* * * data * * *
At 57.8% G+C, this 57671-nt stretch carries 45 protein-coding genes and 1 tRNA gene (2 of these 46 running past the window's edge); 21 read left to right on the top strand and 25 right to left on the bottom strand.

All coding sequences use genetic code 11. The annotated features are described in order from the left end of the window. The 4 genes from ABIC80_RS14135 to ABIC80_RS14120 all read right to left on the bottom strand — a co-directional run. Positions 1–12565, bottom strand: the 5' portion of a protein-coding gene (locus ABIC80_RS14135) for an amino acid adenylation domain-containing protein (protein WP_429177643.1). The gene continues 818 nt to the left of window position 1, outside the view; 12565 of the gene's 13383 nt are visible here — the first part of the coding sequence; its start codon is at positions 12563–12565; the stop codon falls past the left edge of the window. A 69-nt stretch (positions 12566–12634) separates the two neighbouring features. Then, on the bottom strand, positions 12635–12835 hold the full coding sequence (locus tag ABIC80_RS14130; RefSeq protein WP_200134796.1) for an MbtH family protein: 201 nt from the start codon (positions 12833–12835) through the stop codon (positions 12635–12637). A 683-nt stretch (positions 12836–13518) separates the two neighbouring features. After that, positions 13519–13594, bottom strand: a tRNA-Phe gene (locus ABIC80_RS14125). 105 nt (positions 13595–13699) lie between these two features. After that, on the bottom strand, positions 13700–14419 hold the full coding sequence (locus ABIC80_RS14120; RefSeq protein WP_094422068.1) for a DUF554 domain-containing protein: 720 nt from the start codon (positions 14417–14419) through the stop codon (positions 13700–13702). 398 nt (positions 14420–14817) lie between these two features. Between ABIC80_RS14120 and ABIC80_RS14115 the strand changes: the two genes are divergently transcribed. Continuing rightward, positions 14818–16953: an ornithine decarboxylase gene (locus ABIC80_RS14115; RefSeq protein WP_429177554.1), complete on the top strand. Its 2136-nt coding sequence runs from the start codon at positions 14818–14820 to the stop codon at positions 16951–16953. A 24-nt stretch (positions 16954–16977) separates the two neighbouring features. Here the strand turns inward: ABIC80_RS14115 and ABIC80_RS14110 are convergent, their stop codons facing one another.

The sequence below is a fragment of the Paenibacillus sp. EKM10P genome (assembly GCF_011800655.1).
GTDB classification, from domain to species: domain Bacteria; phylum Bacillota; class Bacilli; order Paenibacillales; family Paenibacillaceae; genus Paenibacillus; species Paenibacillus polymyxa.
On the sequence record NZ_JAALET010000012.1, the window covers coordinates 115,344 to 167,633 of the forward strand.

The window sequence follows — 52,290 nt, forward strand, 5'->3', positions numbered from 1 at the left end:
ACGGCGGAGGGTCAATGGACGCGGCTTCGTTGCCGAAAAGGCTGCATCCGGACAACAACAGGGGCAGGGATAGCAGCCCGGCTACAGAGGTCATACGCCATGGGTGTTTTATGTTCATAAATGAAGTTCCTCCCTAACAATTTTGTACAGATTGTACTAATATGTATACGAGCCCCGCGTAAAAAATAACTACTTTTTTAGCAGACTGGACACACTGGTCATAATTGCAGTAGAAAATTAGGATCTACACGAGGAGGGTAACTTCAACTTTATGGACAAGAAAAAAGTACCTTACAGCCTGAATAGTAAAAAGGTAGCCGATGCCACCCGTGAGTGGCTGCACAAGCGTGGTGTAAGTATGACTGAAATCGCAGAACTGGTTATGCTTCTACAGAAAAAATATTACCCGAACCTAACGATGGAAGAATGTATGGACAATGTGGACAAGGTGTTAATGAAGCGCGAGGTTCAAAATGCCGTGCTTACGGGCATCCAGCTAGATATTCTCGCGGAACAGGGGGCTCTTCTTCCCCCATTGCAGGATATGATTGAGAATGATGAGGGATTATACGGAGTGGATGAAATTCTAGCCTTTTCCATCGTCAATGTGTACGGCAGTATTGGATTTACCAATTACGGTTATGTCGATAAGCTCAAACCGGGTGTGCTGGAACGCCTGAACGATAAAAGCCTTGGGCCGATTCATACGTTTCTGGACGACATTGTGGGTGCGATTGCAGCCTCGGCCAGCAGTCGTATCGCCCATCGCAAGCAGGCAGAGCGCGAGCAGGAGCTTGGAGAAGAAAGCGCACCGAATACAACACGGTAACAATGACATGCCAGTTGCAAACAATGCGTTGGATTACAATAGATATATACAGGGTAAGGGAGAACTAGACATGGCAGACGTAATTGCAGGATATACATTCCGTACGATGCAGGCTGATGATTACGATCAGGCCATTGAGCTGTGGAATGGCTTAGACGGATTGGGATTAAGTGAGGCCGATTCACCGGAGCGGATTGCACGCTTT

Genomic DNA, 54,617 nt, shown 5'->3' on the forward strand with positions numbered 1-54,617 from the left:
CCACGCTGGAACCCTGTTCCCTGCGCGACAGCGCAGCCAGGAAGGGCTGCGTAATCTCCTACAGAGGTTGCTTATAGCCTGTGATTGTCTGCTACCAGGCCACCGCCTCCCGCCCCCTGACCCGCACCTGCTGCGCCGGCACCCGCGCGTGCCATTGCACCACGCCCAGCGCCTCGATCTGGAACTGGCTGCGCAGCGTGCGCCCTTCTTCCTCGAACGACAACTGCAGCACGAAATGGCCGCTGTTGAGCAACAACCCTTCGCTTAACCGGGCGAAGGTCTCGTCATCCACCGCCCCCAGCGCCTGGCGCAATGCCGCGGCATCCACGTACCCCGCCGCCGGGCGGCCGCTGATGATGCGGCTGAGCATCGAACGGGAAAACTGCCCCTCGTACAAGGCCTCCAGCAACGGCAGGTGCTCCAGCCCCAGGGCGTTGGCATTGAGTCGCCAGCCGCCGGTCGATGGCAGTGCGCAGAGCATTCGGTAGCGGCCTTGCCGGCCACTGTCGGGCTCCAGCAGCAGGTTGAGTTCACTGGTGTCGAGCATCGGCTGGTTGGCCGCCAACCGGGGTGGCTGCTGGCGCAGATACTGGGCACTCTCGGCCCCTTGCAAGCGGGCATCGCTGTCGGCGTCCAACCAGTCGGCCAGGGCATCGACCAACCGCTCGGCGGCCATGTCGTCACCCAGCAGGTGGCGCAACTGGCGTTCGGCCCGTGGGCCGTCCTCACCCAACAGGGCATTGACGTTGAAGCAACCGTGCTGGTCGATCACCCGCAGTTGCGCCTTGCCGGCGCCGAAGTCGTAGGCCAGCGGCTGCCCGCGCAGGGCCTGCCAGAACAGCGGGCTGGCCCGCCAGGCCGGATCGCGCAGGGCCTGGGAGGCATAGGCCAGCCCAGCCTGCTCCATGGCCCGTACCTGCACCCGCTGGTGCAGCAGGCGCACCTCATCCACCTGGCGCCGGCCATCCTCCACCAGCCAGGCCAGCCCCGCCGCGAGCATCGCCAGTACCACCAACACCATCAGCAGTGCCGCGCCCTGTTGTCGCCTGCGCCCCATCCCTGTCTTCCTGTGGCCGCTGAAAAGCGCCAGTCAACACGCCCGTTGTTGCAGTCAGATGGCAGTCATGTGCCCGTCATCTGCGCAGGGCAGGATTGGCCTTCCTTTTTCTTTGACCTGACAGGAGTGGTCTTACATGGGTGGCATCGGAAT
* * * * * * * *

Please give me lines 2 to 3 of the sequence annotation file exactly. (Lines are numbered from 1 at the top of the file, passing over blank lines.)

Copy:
All coding sequences use genetic code 11. The annotated features are described in order from the left end of the window. The 4 genes from ABIC80_RS14135 to ABIC80_RS14120 all read right to left on the bottom strand — a co-directional run. Positions 1–12565, bottom strand: the 5' portion of a protein-coding gene (locus ABIC80_RS14135) for an amino acid adenylation domain-containing protein (protein WP_429177643.1). The gene continues 818 nt to the left of window position 1, outside the view; 12565 of the gene's 13383 nt are visible here — the first part of the coding sequence; its start codon is at positions 12563–12565; the stop codon falls past the left edge of the window. A 69-nt stretch (positions 12566–12634) separates the two neighbouring features. Then, on the bottom strand, positions 12635–12835 hold the full coding sequence (locus tag ABIC80_RS14130; RefSeq protein WP_200134796.1) for an MbtH family protein: 201 nt from the start codon (positions 12833–12835) through the stop codon (positions 12635–12637). A 683-nt stretch (positions 12836–13518) separates the two neighbouring features. After that, positions 13519–13594, bottom strand: a tRNA-Phe gene (locus ABIC80_RS14125). 105 nt (positions 13595–13699) lie between these two features. After that, on the bottom strand, positions 13700–14419 hold the full coding sequence (locus ABIC80_RS14120; RefSeq protein WP_094422068.1) for a DUF554 domain-containing protein: 720 nt from the start codon (positions 14417–14419) through the stop codon (positions 13700–13702). 398 nt (positions 14420–14817) lie between these two features. Between ABIC80_RS14120 and ABIC80_RS14115 the strand changes: the two genes are divergently transcribed. Continuing rightward, positions 14818–16953: an ornithine decarboxylase gene (locus ABIC80_RS14115; RefSeq protein WP_429177554.1), complete on the top strand. Its 2136-nt coding sequence runs from the start codon at positions 14818–14820 to the stop codon at positions 16951–16953. A 24-nt stretch (positions 16954–16977) separates the two neighbouring features. Here the strand turns inward: ABIC80_RS14115 and ABIC80_RS14110 are convergent, their stop codons facing one another.

The sequence below is a fragment of the Paenibacillus sp. EKM10P genome (assembly GCF_011800655.1).